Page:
misrecognition. is always attached to a contingent. on practices meant to unify vision. in other words. moreover. at least in the west. Between the subject and the world is inserted the entire sum of discourses which make up visuality' (Bryson 1988: 91). rather than transcendent. what I see is not simply light but intelligible form . is discussed in Part I. Everything is processed. is logically untenable.. The camera obscura also contributed to the definition of the viewing subject between 1500 and 1700. a function of what and how we are meant to see. as an apparatus supposed to guarantee objective truth. or "visual disturbance". by positing the possibility of an abstract and objective way of seeing. 134 . The belief in one correct way of seeing. understood to be static. It was considered in the manner of a lone eye looking through a peephole at the scene in front of it. Vision.. 'Representation'. As Norman Bryson puts is: 'When I look. corresponding to one equally correct way of representing the world. unblinking and fixated. being . known and possessed within this one self-enclosed space. the most famous strategies used to geometricalize and hence rationalize space as the emanation of a discerning eye posit that eye 'as singular. rather than dynamic . Chapter 4. however idealized. independent from 3 l*"Perspective. What we see is always. centred on the totalizing gaze of one disembodied and de-eroticized Eye/I.SOCIAL IDENTITIES actually looks back at the perceiver. as hallucination. For human beings collectively to orchestrate their visual experience together it is required that each submit his or her retinal experience to the socially agreed description(s) of an intelligible world.not to mention the fact that each of a person's eyes sees differently. rather than the two eyes of normal binocular vision. both as a concept and as a technique. The mind is here figured as a sealed space in which images are reviewed by an inner eye. and visual reality can be measured and named. reduced to one "point of view"' (Jay 1988: 7-8). . Vision is socialized. . The socialization of vision has traditionally relied. in this respect. The inanimate world watches us to the extent that there is inevitably someone or something that expects us to see things in certain ways (Lacan 1978). . thus producing a visual take that was eternalized. As Martin Jay points out. The codification of perspective3 has played a vital role. since the disembodied Eye/I does not actually exist. Such an eye was.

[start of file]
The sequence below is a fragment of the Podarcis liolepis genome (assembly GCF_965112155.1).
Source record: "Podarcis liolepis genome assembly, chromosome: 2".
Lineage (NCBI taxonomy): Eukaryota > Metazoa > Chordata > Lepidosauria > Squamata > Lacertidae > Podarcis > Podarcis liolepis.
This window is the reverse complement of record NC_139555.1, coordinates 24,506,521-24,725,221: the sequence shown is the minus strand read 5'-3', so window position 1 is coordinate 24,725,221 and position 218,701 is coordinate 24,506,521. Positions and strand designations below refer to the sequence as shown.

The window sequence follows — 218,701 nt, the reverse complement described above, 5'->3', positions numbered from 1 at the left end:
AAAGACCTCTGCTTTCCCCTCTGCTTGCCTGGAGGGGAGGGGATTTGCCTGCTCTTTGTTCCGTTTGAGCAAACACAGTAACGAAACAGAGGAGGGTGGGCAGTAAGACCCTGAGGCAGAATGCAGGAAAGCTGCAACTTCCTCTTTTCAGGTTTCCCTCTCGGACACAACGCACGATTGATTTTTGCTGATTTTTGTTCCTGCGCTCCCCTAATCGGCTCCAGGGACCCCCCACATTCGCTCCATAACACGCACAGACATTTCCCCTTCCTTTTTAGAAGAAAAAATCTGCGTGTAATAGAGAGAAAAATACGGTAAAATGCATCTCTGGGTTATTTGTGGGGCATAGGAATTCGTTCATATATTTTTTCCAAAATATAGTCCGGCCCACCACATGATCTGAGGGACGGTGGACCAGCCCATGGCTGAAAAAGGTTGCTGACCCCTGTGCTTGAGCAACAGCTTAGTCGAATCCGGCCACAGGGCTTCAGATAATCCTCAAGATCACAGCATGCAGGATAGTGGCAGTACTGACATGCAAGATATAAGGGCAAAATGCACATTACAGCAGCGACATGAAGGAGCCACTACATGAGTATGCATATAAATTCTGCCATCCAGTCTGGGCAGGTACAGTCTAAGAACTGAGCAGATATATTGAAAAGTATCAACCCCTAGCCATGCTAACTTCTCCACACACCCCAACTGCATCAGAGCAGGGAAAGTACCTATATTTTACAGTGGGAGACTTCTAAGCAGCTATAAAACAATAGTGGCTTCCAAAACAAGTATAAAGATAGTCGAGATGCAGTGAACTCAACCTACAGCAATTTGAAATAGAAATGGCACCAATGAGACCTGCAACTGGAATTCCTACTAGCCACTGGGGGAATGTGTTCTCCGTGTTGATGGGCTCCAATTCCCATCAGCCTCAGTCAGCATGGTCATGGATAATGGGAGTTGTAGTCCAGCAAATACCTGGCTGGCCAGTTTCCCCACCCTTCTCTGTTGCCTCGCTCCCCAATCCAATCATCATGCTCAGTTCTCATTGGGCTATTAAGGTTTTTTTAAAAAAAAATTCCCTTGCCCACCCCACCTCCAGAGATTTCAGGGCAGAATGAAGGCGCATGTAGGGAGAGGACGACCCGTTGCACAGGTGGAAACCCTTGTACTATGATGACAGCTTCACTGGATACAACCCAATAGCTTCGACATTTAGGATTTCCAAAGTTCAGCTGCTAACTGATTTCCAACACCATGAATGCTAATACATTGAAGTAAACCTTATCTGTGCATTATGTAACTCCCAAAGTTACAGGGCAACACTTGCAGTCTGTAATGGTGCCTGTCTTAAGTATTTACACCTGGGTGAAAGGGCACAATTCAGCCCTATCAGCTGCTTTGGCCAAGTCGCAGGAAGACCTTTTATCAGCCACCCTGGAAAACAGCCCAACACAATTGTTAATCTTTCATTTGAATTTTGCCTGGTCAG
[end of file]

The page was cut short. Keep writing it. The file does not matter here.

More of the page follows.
The development of the discipline of physiology. for Sartre. This intrusive Other shatters the illusion of mastery initially enjoyed by the solitary viewer and turns him into the spectacle of another's gaze. Sartre is no longer a solitary viewer but is actually forced to share the visual field with someone else. These principles are supposed to aid the constitution of a rational and knowledgeable subject. derives pleasure from the realization that he is wholly in control of the field of vision: he is free to gaze at and thus master his surroundings without interferences.THE GAZE external reality and carefully insulated from the life of the senses. the unity and coherence of his whole being are called into question by the intruder's appearance on the scene: 'the intruder becomes a kind of drain which sucks in all the former plenitude. Human identity itself. the situation alters drastically. the putative unity of vision is radically challenged by the discovery that the nerves related to different senses are distinct. Indeed. The subject cannot process the world in one single way (as perspectivalism and the camera obscura maintained) but must depend on multiple channels. The social dimension of vision is emphasized by Jean-Paul Sartre (1905-80). Suddenly. This idea is conveyed through a simple. a black hole pulling the scene away from 4 WSee also Part I. is a product of the gaze. parable. At the same time. 135 . Like perspectivalism. in particular. 'Reading'. Chapter 5. the camera obscura rests on the principles of monocularity (vision pertaining to one eye) and desensualization. and to socialize vision according to shared cultural values. noticing that he is alone.4 who asserts that an individual's gaze is inevitably caught in an intersubjective network of perception. What the interfering stranger challenges is not only Sartre's visual mastery. A crucial shift in the theorization of vision occurs in the early nineteenth century. and that the same cause generates quite different sensations from one nerve to another. as another person enters the park. as the human body acquires unprecedented centrality. quite differently from the sense of touch. The sense of sight will register electricity. Sartre walks into a park and. encourages a recognition of the relationship between categories of knowledge and biological/anatomical structures. yet disturbing. however. often with unexpected and disorienting effects. for example.